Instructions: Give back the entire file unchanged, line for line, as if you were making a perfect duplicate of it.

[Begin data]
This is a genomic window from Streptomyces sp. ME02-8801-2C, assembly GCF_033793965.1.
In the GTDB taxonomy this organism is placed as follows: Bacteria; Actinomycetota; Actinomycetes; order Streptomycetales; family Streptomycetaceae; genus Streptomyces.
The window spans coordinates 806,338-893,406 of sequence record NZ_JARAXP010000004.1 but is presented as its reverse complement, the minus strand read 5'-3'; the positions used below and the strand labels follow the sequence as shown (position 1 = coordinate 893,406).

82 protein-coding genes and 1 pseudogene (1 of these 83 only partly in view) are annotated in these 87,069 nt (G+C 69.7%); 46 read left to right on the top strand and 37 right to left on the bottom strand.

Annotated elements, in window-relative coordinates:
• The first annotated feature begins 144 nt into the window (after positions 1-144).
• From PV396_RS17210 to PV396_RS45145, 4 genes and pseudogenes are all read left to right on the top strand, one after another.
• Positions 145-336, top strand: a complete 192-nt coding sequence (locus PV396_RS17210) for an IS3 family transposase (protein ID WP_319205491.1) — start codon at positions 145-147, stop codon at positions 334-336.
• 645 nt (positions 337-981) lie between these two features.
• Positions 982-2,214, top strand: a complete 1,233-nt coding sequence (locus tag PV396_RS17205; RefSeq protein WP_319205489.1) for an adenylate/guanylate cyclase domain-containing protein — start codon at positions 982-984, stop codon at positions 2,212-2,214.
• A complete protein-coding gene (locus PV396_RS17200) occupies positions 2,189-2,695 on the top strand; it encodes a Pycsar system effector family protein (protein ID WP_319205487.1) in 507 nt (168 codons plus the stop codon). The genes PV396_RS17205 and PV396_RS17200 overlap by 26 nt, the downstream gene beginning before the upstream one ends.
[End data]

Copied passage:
This is a genomic window from Streptomyces sp. ME02-8801-2C, assembly GCF_033793965.1.
In the GTDB taxonomy this organism is placed as follows: Bacteria; Actinomycetota; Actinomycetes; order Streptomycetales; family Streptomycetaceae; genus Streptomyces.
The window spans coordinates 806,338-893,406 of sequence record NZ_JARAXP010000004.1 but is presented as its reverse complement, the minus strand read 5'-3'; the positions used below and the strand labels follow the sequence as shown (position 1 = coordinate 893,406).

82 protein-coding genes and 1 pseudogene (1 of these 83 only partly in view) are annotated in these 87,069 nt (G+C 69.7%); 46 read left to right on the top strand and 37 right to left on the bottom strand.

Annotated elements, in window-relative coordinates:
• The first annotated feature begins 144 nt into the window (after positions 1-144).
• From PV396_RS17210 to PV396_RS45145, 4 genes and pseudogenes are all read left to right on the top strand, one after another.
• Positions 145-336, top strand: a complete 192-nt coding sequence (locus PV396_RS17210) for an IS3 family transposase (protein ID WP_319205491.1) — start codon at positions 145-147, stop codon at positions 334-336.
• 645 nt (positions 337-981) lie between these two features.
• Positions 982-2,214, top strand: a complete 1,233-nt coding sequence (locus tag PV396_RS17205; RefSeq protein WP_319205489.1) for an adenylate/guanylate cyclase domain-containing protein — start codon at positions 982-984, stop codon at positions 2,212-2,214.
• A complete protein-coding gene (locus PV396_RS17200) occupies positions 2,189-2,695 on the top strand; it encodes a Pycsar system effector family protein (protein ID WP_319205487.1) in 507 nt (168 codons plus the stop codon). The genes PV396_RS17205 and PV396_RS17200 overlap by 26 nt, the downstream gene beginning before the upstream one ends.